Washington: Earth’s glaciers are melting much faster than scientists thought. A new study shows they are losing 369 billion tons of snow and ice each year, more than half of that in North America.
The most comprehensive measurement of glaciers worldwide found that thousands of inland masses of snow compressed into ice are shrinking 18 per cent faster than an international panel of scientists calculated in 2013. The world’s glaciers are shrinking five times faster now than they were in the 1960s. Their melt is accelerating due to global warming and adding more water to already rising seas, the study found.
“Over 30 years suddenly almost all regions started losing mass at the same time. That’s clearly climate change if you look at the global picture,” said lead author Michael Zemp, director of the World Glacier Monitoring Service at the University of Zurich.
The glaciers shrinking fastest are in central Europe, the Caucasus region, western Canada, the US, New Zealand and near the tropics. Glaciers in these places on average are losing more than 1 per cent of their mass each year, according to a study in Monday’s journal Nature. “In these regions, at the current glacier loss rate, the glaciers will not survive the century,” Zemp said.
Zemp’s team used ground and satellite measurements to look at 19,000 glaciers, far more than previous studies. They determined that southwestern Asia is the only region of 19 where glaciers are not shrinking, which Zemp said is due to local climate conditions. Since 1961, the world has lost 10.6 trillion tons of ice and snow (9.6 trillion metric tons), the study found. That’s enough to cover the lower 48 US states in about 4 feet of ice.
Scientists have known for a long time that global warming caused by human activities like burning coal, gasoline and diesel for electricity and transportation is making Earth lose its ice. They have been especially concerned with the large ice sheets covering Greenland and Antarctica.
This study, “is telling us there’s much more to the story,” said Mark Serreze, director of the National Snow and Ice Data Center in Boulder, Colorado, who wasn’t part of the study. “The influence of glaciers on sea level is bigger than we thought.”
A number of factors are making sea levels rise. The biggest cause is that oceans are getting warmer, which makes water expand. The new figures show glacier melt is a bigger contributor than thought, responsible for about 25-30 per cent of the yearly rise in oceans, Zemp said.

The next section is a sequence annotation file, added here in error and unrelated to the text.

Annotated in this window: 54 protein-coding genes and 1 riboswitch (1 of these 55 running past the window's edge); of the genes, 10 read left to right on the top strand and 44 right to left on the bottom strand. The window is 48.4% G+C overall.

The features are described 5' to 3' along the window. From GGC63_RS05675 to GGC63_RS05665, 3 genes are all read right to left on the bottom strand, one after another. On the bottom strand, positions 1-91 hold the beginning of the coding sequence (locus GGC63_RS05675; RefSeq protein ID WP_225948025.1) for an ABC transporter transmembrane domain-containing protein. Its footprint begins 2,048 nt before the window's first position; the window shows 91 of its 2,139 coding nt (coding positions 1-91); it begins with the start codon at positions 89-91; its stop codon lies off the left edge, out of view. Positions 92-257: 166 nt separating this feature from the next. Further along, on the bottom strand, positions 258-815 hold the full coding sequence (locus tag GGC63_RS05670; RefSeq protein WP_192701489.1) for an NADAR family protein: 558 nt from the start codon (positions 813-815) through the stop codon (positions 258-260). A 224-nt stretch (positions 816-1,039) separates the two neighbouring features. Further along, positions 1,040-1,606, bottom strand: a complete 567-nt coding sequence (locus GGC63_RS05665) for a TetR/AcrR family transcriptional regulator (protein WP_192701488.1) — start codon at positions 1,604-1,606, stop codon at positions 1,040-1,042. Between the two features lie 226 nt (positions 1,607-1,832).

Rising seas threaten coastal cities around the world and put more people at risk of flooding during storms. Glaciers grow in winter and shrink in summer, but as the Earth has warmed, they are growing less and shrinking more. Zemp said warmer summer temperatures are the main reason glaciers are shrinking faster.
While people think of glaciers as polar issues, shrinking mountain glaciers closer to the equator can cause serious problems for people who depend on them, said Twila Moon, a snow and ice data centre scientist who also wasn’t part of the study. She said people in the Andes, for example, rely on the glaciers for drinking and irrigation water each summer.
A separate study Monday in Environmental Research Letters confirmed faster melting and other changes in the Arctic. It found that in winter, the Arctic is warming 2.8 times faster than the rest of the Northern Hemisphere. Overall, the region is getting more humid, cloudier and wetter. “It’s on steroids, it’s hyperactive,” said lead author Jason Box, a scientist for the Danish Meteorological Institute.
Trump hints at some announcement at ‘Howdy Modi!’ event in Houston
US President Donald Trump has hinted that there “could be” some announcement by him at the mega “Howdy Modi!” event in Houston on Sunday, where he would join Prime Minister Narendra Modi in addressing the 50,000-strong Indian diaspora.
The White House on Monday announced that Trump would join Modi at the mega Houston rally on September 22 as a “special gesture” by the US President to underscore the special bond between the two countries.It is for the first time that Trump and Modi would share a stage together. The event is the third meeting between the two leaders in three months, after the G-20 summit in Japan in June and the G-7 summit in France last month.